But the speaking voice comes from Christopher Lloyd, one of several actors clearly having a wonderful time here. Meg Ryan and John Cusack turn in uninteresting leading character performances, but there’s far more fun to be had with Angela Lansbury putting in a bit of class, Hank Azaria mixing a cod-Russian accent with his Chief Wiggum voice for adorable comedy sidekick Bartok the Bat, and Kelsey Grammar hamming it up as affable fat man Vlad.

The romance doesn’t sizzle, the bad guy doesn’t give any shivers down the spine and the songs don’t worm their way into the brain quite enough. The visuals are also undercut a bit by rather strange facial designs (especially Dimitri’s nose) and an overreliance on rotoscoping every time there’s a full-body shot, but these don’t drag the film down far. It’s satisfying, grandiose and rather beautiful, even if it’s not perfect and doesn’t quite have the emotional resonance to make me want to re-watch. After all, last night was the first time I sat through it again since first watching in 1998!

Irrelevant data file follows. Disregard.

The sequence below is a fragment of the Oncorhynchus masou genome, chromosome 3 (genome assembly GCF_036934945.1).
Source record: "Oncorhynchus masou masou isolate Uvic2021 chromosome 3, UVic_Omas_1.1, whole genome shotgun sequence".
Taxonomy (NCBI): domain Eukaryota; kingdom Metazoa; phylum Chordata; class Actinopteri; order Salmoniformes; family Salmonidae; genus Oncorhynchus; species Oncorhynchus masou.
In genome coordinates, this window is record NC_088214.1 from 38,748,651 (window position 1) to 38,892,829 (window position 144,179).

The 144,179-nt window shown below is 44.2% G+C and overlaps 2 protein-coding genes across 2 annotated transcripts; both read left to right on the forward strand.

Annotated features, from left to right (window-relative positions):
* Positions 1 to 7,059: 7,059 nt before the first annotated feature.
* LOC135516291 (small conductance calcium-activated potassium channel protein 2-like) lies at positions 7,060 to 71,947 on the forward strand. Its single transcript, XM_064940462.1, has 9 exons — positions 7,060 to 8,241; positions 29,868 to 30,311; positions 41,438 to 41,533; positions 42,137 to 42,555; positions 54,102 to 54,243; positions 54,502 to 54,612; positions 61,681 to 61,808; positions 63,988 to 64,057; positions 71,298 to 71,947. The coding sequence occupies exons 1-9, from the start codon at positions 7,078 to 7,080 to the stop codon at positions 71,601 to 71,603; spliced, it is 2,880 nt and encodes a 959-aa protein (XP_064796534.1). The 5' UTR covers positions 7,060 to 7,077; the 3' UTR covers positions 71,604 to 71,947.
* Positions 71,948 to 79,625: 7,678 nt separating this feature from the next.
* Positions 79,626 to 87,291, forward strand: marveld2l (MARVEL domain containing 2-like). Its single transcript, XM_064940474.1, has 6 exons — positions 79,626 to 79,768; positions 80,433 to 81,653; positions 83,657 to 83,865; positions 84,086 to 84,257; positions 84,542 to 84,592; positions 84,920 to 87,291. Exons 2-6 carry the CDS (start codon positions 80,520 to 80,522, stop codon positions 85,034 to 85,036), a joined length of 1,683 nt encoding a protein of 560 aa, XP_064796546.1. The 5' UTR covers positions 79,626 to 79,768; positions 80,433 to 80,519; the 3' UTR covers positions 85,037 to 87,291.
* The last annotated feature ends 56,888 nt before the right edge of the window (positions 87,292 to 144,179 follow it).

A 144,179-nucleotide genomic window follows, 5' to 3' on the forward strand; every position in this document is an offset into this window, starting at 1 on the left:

Thursday, 6 October 2016

Oliver & Company

Oliver & Company gets a bad rap. Released in 1988, it comes at the end of Disney’s slump, following the difficult The Black Cauldron and the forgettable The Great Mouse Detective, and just before The Little Mermaid – the recognised start of the Disney renaissance. But the problem isn’t that it’s a substandard film or an embarrassment to Disney, nor a huge departure from the established filmmaking process. It’s that Oliver and Company is just decent, which for a major studio like Disney is just adequate. There’s a lot to like here and a lot that is strong and well-constructed, but the problem is that the scale is too small and it pales beside other Disney stories that are epic in their scope and the original.